The best dance clubs in New York

Your guide to the best dance clubs in New York City, from legendary house music havens to upscale rooftop lounges to Brooklyn's underground gems

New York's club scene has come a long way—from the early days of Danceteria to the growing popularity of afterhours parties in Bushwick. With so many choices of clubs in NYC nightlife, it can quickly become overwhelming to pick out the best of the best; luckily for you, we've spared you the stress of having to do so. Our music editors contributed their favorite clubs in NYC, from Funktion One-armed Output to one-of-a-kind Martin Audio-laced Verboten—we guarantee you'll get nothing less than quality dance music from our recommendations.

RECOMMENDED: Full coverage of the New York nightlife scene

Manhattan

Cielo

Critics' pick

You’d never guess from the Heidi Montag wanna-bes hanging out in the neighborhood that the attitude at this club is close to zero, at least once you get past the bouncers guarding the door. On the sunken dance floor, hip-to-hip crowds gyrate to deep beats from top DJs, including NYC old-schoolers François K, Tedd Patterson and Louie Vega. Cielo, which features a crystal-clear sound system, has won a bevy of Best Club awards in its half-decade of existence—and it deserves them all.

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Meatpacking District

Le Bain

The rooftop bar of the still-trendy Standard Hotel, Le Bain offers stunning views of the Hudson River and, er, New Jersey.

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Meatpacking District

Le Poisson Rouge

Critics' pick

Situated in the basement of the long-gone Village Gate—a legendary performance space that hosted everyone from Miles Davis to Jimi Hendrix—Le Poisson Rouge was opened in 2008 by a group of young music enthusiasts with ties to both the classical and indie-rock worlds. In addition to their adult offerings, the club also regularly hosts the popular Baby Loves Disco dance party.

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Greenwich Village

Marquee

Critics' pick

After shutting down for major renovations, the one-time models-and-bottles clubs Marquee has reemerged, phoenixlike…as a models-and-bottles club! In fairness, Marquee 2.0 is an entirely different—and in our opinion, far better—beast than it was in its original incarntation, with more open space, disco lights of all manner (including an impressive LCD screen behind the booth) and enough general razzle-dazzle to make your head spin. Most importantly, the Friday-night bookings have been taken over by NYC power couple Sleepy & Boo, who have been bringing in the world's house-and-techo elite—Slam, Marco Carola, Damian Lazarus, the Martinez Brothers and the like—to work their four-to-the-floor magic.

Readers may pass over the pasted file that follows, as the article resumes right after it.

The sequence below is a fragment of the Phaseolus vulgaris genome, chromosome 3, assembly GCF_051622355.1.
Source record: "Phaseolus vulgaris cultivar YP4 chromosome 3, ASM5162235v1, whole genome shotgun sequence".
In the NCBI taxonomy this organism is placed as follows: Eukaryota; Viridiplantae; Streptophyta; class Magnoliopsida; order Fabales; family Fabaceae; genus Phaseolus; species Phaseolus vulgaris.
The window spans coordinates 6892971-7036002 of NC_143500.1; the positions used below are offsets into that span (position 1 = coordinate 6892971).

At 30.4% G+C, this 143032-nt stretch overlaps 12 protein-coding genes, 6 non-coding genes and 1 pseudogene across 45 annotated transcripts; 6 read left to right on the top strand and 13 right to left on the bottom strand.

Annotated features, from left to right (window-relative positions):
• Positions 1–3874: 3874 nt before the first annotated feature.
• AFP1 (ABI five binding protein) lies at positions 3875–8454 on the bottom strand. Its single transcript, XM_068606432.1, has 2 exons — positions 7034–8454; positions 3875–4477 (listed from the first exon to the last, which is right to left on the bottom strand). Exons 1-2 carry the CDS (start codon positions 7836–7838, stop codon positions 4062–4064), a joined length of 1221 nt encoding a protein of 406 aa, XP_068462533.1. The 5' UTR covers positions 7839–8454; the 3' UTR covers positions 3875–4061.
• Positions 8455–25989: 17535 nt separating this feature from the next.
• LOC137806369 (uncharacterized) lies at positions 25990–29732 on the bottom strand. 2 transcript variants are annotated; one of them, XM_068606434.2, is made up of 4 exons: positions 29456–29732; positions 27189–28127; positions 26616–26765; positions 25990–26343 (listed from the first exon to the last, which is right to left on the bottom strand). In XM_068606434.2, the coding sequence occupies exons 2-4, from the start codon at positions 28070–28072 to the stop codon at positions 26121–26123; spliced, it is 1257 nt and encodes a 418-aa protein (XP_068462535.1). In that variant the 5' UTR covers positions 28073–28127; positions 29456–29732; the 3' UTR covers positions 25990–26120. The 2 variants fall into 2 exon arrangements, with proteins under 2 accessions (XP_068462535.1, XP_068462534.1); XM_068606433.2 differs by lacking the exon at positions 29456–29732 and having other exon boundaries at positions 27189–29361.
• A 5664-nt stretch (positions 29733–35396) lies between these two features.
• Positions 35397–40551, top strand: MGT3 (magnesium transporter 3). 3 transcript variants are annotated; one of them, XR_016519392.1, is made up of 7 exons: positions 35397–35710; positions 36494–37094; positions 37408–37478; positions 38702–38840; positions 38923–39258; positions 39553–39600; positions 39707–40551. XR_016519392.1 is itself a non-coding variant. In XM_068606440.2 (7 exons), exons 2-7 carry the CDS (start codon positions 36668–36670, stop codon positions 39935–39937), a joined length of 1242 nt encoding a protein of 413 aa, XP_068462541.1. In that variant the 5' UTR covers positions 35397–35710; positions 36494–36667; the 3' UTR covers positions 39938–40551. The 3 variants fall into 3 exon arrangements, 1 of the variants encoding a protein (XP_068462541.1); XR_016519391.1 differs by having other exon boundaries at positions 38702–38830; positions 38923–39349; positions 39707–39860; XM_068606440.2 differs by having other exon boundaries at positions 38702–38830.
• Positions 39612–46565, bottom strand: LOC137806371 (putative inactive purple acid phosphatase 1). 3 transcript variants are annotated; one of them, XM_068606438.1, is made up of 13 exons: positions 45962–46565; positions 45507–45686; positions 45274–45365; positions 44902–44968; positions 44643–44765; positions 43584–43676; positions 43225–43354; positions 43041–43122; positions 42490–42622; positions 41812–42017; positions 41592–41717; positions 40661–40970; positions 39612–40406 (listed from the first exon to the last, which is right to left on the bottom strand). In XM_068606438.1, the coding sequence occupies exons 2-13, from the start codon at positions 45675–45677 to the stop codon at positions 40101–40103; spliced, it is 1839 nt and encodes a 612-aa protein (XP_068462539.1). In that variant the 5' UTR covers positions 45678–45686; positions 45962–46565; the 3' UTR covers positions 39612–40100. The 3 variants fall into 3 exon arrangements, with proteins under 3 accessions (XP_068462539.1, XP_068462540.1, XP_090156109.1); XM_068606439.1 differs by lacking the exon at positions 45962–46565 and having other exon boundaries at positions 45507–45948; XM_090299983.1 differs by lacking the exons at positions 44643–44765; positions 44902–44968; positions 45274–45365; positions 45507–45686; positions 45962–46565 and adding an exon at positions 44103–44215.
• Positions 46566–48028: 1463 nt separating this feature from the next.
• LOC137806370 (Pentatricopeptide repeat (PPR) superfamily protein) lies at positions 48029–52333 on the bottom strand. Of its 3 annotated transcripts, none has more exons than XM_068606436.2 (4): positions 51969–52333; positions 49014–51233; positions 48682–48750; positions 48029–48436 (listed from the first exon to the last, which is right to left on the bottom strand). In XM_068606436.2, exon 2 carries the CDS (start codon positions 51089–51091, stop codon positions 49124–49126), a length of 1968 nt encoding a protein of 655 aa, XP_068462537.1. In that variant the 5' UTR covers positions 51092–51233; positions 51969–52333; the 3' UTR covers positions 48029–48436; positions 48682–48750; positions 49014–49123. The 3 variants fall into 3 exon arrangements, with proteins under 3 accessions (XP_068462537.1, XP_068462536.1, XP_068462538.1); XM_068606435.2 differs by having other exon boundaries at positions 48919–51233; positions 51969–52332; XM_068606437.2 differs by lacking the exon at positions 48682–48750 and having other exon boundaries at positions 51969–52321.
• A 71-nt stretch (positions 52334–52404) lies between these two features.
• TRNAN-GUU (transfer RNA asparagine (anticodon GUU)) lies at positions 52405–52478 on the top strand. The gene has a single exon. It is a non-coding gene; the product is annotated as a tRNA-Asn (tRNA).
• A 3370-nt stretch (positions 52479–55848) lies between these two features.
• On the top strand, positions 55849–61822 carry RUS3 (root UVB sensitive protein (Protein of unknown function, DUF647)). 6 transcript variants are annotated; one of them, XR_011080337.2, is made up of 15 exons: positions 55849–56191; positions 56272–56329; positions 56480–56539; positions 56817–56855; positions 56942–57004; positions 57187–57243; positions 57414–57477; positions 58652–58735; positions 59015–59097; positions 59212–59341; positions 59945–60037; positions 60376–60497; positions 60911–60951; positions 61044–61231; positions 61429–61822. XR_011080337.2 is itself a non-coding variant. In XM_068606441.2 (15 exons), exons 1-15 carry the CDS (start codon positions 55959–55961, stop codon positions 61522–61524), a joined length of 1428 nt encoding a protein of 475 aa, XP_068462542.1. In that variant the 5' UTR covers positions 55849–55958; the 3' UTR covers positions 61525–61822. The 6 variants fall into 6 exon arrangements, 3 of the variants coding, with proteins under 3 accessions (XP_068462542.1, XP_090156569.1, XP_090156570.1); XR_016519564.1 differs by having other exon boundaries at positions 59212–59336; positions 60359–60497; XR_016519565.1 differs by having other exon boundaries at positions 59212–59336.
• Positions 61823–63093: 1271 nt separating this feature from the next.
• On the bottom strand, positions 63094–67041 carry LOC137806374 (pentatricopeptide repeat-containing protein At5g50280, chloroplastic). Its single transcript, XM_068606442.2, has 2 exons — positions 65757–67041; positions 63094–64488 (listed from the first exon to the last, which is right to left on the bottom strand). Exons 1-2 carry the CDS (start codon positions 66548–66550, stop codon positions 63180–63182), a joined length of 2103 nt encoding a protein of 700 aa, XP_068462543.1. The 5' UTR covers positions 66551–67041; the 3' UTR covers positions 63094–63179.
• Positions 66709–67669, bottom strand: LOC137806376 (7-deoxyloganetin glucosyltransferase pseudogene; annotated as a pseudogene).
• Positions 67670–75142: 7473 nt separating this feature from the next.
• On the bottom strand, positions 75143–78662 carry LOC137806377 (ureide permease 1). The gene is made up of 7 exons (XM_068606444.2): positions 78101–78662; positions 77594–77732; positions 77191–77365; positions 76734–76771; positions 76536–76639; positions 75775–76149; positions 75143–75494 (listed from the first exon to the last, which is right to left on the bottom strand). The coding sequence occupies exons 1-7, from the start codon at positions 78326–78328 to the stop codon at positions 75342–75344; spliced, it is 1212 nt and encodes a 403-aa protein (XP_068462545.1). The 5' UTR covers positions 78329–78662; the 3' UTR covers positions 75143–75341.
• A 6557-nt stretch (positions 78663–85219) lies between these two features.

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Chelsea

Pacha

The international glam-club chain Pacha (with outposts in London, Ibiza, et al) hit the U.S. market in 2005 with this swanky joint helmed by superstar spinner Erick Morillo. The spot attracts heavyweights ranging from local hero Danny Tenaglia to international crowd-pleasers like Fedde Le Grande and Benny Benassi. As with most big clubs, it pays to check the lineup in advance if you’re into underground (as opposed to lowest-common-denominator) beats.

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Hell's Kitchen

Space Ibiza New York

Award-winning nightclub Space has been a staple of Ibiza nightlife for over two decades. The Hell's Kitchen incarnation marks Space Ibiza's North American debut and spans 20,000 square feet, comprising a multi-level main room, a lounge and a rooftop terrace boasting panoramic views of the West Side skyline. As the ever-influential John Digweed put it, “Great to see the legendary Space club from Ibiza spread its wings to the big apple. The city that never sleeps will have to stock up on some more energy drinks now.”